Key Concepts II: Creating filters, sorting, and counting rows

In this section, we'll guide you through the basic ways of exploring your data and finding answers to questions.

Specifically, we'll take you through:

  • Creating filters
  • Sorting
  • Counting rows.

These are basic, but fundamental, actions that you'll use frequently in Trevor.

As we did in our guide to understanding your database, we'll use a fictitious company called GBC, selling ridiculously expensive giant beanbag chairs, to provide context for examples.

Let's jump right in!

Creating filters

You can use filters to identify and isolate data based on some specific attribute.

Here's an example question:

How many of our customers are over the age of 25?

To answer it, let's assume we have a nice 'ole customer table that contains this information, like so:

nice-ole-customer-table

To find and isolate customers over the age of 25, we would simply:

  1. Click the header of the Age column.
  2. Select Filter by Age, from the 3 options (Filter, Sort, Count) that appear.
  3. Add our filter i.e. > 25.

Click save and Trevor will run the query and limit the results to customers who are older than 25. Done. Weehoo!

Depending on the type of data you're looking at, you can create different types of filters. For example, if you were looking at the Sales table and it contained the date on which each sale was made, you could create a filter to look at sales between two different dates (e.g. between the 1st March and 1st April), or on a rolling basis (e.g. within the last 7 days). If it contained the country in which each sale was made, you could create a filter to include, or exclude, specific countries.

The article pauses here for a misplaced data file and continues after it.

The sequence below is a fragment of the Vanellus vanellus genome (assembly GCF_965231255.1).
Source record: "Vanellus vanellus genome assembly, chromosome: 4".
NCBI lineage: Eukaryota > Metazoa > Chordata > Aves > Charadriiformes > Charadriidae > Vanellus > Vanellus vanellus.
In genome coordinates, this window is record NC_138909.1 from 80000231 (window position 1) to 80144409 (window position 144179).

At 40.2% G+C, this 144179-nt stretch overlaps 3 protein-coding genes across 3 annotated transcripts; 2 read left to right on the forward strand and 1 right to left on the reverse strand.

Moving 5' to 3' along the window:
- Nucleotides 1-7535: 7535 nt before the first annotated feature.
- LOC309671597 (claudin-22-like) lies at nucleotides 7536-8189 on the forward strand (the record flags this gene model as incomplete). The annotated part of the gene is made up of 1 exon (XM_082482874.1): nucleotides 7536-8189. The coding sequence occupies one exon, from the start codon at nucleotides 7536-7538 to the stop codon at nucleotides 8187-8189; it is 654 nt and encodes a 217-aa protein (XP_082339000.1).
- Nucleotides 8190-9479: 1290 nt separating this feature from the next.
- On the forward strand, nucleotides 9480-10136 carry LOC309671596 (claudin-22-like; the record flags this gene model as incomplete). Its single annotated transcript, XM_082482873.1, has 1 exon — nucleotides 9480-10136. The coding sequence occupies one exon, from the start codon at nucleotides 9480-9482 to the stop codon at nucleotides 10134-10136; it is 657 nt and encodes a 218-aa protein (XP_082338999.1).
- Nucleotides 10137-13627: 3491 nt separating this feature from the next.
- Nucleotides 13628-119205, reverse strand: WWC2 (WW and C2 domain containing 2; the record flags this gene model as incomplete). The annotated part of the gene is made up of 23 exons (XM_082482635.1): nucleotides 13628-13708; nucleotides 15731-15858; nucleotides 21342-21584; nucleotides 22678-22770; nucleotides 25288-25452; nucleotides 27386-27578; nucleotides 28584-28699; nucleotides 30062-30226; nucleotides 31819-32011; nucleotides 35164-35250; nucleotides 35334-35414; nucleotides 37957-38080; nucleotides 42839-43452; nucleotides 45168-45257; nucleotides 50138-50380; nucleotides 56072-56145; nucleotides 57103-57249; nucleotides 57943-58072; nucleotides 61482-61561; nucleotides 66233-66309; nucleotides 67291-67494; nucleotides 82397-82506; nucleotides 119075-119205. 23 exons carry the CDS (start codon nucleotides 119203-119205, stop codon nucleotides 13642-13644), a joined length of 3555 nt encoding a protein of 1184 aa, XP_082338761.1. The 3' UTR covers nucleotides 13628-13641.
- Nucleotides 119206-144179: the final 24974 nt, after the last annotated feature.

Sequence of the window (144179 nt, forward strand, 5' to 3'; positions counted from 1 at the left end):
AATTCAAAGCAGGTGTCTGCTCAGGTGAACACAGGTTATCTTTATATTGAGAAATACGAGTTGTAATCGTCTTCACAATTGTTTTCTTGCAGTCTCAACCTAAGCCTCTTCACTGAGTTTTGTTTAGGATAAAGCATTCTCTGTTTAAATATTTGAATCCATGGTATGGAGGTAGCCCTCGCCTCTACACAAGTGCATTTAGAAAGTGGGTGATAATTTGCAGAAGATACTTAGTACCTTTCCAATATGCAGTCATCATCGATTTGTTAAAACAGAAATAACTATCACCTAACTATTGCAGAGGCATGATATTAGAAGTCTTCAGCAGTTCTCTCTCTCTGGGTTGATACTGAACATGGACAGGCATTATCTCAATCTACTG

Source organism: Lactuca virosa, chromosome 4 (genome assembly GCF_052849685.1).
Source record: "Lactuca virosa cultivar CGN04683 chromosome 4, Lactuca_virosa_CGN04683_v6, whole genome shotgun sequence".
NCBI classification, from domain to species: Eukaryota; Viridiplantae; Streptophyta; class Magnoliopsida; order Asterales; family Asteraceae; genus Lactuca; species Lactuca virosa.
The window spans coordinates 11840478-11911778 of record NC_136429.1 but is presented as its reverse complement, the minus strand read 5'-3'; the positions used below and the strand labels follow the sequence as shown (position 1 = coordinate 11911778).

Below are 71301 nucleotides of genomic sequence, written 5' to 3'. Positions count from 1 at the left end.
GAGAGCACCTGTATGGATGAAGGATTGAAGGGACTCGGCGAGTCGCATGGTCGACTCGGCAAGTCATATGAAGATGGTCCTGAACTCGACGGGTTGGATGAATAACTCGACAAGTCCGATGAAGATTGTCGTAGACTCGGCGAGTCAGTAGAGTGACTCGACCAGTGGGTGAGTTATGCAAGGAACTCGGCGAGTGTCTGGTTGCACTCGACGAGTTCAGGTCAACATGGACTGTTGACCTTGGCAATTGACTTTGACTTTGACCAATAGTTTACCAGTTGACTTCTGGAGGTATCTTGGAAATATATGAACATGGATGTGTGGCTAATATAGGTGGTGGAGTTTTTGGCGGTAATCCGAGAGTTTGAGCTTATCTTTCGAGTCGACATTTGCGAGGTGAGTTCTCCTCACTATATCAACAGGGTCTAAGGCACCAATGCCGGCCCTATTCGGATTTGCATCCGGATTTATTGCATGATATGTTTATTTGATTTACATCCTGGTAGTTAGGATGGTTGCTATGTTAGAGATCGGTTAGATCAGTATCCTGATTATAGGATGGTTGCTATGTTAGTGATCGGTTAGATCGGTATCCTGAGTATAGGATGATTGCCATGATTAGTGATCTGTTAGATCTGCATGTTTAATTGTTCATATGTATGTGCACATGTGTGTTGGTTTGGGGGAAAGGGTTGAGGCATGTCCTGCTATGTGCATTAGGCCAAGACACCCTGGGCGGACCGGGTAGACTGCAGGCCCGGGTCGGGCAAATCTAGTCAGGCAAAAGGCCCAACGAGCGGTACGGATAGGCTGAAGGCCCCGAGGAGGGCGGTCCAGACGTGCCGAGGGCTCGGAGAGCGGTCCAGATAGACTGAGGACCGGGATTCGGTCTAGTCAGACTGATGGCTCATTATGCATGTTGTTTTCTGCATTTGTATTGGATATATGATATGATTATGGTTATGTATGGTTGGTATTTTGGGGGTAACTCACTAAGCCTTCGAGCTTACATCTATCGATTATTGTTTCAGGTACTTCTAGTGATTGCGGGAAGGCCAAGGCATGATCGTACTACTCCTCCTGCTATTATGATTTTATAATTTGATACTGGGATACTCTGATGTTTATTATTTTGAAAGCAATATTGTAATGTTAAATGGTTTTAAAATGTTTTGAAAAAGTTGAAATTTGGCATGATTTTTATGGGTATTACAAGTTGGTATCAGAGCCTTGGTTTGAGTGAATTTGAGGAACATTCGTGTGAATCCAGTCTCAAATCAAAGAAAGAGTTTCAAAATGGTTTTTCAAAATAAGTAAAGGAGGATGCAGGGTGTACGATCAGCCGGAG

It's easier than ever to create a filter in Trevor, and really useful for finding and isolating what you're looking for.

Moooving on!

Sorting

Sorting lets you put the data in ascending or descending order.

Simply click the header of the column containing the data you wish to sort, then select the Sort by option.

You can also sort the data based on multiple columns. For example, consider the following table, which contains data about GBC's sales that hasn't been sorted:

unsorted

There may be some interesting takeaways in there, but it's a bit of a mess and so hard to make sense of.

Now, consider the following:

unsorted

This is exactly the same table - the only difference is that we've sorted the data by the values in the Country column and then by the values in the Count column. It's now 10x easier to make sense of and derive meaning from.

To do this in Trevor, you would:

  1. Click the Country column header.
  2. Select Sort by Country.
  3. Click the + icon in the modal that pops up, and then choose the Sales column.

Done!

Counting rows

Counting rows lets you count the number of rows that contain the distinct values of a specific column. It's a great way to see a summary, or breakdown, of your data in terms of one or multiple attributes.

Here's an example question:

What's the breakdown of our customers by country?

So let's say that in our nice 'ole Customer table we have a Nationality column:

counting-rows

To see a breakdown of our customers by nationality, we would simply:

  1. Click the Nationality column header.
  2. Select Count rows by Nationality.

Done!

The results will show the number of times that each distinct nationality appears in the nationality column, thereby giving us the breakdown we were looking for. It might be something like this:

counting-rows

*word is that Canadians LOVE giant beanbag chairs.

If appropriate for your data, Trevor will visualise the results in a bar or line chart.

Just like with sorting, you can also count rows by multiple columns. Take a look at this table:

unsorted

(Look familiar? We used it a few minutes ago when explaining how to sort data by multiple columns!)

This table, which shows the sales of specific products in specific countries, is actually what you would see if you counted the rows in a table by two columns. On the left, we have the first column we selected, in the middle we have the second column, and on the right we have the result.

Note: your data isn't sorted automatically - remember to sort it after counting rows, if it makes sense!


You've reached the end of this section! In the next section, we talk about joining tables together.

Harry Marshall

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